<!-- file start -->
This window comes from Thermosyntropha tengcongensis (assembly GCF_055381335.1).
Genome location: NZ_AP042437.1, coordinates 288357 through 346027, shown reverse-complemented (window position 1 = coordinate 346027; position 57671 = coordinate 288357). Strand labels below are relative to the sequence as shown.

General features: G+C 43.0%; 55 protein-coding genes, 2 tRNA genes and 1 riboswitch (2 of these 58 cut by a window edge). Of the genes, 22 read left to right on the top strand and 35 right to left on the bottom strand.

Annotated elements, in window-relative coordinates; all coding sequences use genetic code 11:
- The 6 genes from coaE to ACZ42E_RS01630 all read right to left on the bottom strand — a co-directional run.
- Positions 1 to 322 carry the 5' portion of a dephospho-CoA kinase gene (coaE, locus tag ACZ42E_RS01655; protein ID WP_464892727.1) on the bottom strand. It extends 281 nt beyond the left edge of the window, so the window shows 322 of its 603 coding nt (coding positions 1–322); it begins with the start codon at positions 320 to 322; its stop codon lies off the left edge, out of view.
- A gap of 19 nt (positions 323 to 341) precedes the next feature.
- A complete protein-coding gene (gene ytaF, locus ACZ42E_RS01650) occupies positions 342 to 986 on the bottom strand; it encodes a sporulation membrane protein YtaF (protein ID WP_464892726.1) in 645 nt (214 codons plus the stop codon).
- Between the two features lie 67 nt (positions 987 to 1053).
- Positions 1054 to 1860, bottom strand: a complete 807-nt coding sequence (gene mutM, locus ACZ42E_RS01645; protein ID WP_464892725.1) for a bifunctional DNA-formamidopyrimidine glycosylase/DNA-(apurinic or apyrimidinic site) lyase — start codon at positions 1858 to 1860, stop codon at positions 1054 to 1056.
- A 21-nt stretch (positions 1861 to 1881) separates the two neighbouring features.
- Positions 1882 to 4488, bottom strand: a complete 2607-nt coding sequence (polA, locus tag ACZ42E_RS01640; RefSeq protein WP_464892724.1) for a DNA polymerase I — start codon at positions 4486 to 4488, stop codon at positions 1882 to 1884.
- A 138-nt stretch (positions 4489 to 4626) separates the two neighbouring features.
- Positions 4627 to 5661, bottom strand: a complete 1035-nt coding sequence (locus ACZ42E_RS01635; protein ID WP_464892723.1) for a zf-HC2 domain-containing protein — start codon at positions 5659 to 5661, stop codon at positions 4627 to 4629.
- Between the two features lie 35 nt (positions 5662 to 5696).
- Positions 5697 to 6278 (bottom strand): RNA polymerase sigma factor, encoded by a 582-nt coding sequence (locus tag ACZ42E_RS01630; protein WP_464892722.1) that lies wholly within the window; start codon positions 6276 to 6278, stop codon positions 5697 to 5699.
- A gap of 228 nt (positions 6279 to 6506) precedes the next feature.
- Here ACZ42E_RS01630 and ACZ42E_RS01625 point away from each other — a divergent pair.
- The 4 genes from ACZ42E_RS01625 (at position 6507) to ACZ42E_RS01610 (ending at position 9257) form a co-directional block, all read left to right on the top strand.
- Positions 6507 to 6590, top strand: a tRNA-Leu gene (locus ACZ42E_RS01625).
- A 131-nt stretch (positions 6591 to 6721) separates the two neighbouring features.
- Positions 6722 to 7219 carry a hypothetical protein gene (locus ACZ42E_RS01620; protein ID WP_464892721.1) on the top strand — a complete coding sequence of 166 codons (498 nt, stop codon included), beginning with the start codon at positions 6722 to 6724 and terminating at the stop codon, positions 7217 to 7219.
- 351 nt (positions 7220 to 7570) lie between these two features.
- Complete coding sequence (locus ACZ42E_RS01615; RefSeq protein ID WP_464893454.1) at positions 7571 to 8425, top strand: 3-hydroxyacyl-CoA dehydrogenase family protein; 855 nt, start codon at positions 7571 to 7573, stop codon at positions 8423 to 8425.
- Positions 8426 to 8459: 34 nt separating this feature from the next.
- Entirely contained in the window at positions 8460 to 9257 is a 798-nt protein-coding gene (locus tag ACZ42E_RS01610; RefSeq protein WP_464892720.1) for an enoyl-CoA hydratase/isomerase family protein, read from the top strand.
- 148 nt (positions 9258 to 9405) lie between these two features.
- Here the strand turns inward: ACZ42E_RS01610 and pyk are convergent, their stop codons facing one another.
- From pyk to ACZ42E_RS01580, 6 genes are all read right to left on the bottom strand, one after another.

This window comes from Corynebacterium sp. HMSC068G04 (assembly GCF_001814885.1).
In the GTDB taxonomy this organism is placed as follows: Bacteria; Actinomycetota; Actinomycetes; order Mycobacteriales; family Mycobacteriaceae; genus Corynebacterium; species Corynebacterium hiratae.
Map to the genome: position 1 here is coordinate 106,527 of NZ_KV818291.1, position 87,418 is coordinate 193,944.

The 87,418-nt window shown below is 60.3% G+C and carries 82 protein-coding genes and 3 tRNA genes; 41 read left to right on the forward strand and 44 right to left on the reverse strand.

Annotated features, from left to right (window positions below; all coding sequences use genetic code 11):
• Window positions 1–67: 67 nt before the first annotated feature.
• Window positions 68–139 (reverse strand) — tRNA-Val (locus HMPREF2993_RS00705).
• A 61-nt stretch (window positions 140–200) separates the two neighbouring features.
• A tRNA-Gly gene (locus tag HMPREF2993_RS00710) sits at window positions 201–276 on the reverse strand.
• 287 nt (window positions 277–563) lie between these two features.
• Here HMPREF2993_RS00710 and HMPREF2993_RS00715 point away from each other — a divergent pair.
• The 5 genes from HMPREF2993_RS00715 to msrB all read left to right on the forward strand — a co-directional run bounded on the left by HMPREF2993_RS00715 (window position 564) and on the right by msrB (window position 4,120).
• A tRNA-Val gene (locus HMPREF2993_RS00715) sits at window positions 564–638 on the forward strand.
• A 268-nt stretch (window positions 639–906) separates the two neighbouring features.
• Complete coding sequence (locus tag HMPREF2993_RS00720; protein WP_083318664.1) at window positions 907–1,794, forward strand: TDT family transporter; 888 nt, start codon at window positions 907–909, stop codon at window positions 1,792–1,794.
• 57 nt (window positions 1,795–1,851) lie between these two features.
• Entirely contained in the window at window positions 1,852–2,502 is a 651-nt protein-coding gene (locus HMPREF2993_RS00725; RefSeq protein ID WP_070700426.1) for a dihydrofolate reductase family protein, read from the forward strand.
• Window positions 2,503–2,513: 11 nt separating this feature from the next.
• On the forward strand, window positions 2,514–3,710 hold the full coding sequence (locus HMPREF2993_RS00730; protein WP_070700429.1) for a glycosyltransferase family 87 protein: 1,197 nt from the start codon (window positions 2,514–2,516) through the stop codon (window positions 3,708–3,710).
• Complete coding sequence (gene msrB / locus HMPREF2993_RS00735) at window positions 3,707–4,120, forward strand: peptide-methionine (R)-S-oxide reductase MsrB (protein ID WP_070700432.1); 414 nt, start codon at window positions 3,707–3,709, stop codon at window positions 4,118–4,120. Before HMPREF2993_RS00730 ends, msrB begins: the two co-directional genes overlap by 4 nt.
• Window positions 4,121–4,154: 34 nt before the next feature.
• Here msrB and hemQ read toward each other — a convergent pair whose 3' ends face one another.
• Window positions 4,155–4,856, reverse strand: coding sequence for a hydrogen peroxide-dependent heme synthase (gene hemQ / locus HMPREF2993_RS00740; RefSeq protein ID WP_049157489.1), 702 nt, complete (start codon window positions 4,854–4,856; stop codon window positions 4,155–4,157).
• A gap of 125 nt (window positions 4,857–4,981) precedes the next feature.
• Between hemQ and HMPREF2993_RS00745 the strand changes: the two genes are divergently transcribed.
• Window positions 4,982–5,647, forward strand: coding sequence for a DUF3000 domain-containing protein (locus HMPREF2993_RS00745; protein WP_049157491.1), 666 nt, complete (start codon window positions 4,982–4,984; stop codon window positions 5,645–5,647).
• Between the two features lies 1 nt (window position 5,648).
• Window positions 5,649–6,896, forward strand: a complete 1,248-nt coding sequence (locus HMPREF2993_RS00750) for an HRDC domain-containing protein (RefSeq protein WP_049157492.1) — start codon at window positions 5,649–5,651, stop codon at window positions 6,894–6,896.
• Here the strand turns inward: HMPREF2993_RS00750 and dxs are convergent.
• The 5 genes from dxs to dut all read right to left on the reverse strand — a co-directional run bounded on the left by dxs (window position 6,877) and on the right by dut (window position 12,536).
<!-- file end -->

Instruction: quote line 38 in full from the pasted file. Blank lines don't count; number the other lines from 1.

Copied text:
• A tRNA-Gly gene (locus tag HMPREF2993_RS00710) sits at window positions 201–276 on the reverse strand.